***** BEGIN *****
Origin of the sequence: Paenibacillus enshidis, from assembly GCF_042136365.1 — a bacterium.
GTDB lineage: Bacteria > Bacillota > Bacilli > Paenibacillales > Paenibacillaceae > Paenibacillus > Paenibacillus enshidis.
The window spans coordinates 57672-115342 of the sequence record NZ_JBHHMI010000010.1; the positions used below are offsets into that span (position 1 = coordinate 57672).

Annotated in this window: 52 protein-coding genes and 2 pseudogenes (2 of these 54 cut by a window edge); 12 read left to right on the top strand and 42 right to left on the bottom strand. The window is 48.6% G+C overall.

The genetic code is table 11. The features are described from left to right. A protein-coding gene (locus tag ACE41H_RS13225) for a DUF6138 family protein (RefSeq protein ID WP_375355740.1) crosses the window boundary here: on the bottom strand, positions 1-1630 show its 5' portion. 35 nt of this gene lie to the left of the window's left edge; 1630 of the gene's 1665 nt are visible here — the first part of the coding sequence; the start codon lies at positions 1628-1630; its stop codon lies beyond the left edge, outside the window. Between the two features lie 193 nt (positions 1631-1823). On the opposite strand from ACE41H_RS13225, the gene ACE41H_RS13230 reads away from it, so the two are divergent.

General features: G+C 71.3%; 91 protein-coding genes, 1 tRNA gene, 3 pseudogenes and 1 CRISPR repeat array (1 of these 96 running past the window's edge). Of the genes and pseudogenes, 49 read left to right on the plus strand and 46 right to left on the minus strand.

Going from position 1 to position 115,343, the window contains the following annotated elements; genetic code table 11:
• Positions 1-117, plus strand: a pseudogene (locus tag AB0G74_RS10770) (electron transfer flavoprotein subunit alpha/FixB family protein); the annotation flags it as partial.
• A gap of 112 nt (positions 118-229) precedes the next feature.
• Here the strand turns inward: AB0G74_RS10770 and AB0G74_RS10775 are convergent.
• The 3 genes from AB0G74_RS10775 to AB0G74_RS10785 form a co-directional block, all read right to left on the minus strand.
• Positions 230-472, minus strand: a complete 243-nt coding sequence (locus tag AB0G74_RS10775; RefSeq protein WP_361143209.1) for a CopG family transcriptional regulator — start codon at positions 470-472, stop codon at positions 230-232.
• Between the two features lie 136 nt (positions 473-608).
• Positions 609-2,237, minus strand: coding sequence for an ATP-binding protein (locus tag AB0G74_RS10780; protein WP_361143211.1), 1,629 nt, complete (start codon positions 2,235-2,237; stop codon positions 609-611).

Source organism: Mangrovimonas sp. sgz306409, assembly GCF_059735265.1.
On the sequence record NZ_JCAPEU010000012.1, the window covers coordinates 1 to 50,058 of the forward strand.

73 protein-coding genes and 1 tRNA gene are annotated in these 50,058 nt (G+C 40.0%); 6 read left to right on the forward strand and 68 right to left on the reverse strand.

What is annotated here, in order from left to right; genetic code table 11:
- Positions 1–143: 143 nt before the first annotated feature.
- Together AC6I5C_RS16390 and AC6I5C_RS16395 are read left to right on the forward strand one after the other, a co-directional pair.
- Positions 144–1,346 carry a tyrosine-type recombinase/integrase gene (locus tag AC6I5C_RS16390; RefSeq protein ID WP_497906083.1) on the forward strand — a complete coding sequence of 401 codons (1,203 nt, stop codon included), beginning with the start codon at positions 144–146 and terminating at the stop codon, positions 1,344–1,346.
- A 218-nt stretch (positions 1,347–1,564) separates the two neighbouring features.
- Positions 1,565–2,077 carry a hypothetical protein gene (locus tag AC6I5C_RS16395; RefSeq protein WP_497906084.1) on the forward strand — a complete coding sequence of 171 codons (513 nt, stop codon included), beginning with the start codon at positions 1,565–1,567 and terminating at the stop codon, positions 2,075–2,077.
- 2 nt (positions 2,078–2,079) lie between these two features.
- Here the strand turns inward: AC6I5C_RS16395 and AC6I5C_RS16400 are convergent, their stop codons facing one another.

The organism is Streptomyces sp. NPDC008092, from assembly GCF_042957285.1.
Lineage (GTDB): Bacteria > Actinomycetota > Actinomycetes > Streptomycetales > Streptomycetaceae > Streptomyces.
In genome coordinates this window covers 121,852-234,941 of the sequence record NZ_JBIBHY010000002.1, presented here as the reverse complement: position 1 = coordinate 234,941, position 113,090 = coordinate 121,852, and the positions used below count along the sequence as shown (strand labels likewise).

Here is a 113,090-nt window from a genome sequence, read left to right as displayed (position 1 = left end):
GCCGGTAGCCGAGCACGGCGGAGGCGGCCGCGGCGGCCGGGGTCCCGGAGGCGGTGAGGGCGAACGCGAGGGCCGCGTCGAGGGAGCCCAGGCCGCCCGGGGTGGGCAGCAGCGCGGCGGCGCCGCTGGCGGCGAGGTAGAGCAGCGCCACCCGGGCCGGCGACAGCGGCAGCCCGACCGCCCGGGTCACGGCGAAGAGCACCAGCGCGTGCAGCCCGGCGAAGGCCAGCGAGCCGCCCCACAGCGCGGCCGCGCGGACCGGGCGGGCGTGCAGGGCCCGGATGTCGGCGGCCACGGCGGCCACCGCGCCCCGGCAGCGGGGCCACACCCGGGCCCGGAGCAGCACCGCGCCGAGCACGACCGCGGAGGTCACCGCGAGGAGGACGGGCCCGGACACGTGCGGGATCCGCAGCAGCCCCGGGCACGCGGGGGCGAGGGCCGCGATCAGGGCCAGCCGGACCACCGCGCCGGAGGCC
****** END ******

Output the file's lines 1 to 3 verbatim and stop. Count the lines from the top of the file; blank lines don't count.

Origin of the sequence: Paenibacillus enshidis, from assembly GCF_042136365.1 — a bacterium.
GTDB lineage: Bacteria > Bacillota > Bacilli > Paenibacillales > Paenibacillaceae > Paenibacillus > Paenibacillus enshidis.
The window spans coordinates 57672-115342 of the sequence record NZ_JBHHMI010000010.1; the positions used below are offsets into that span (position 1 = coordinate 57672).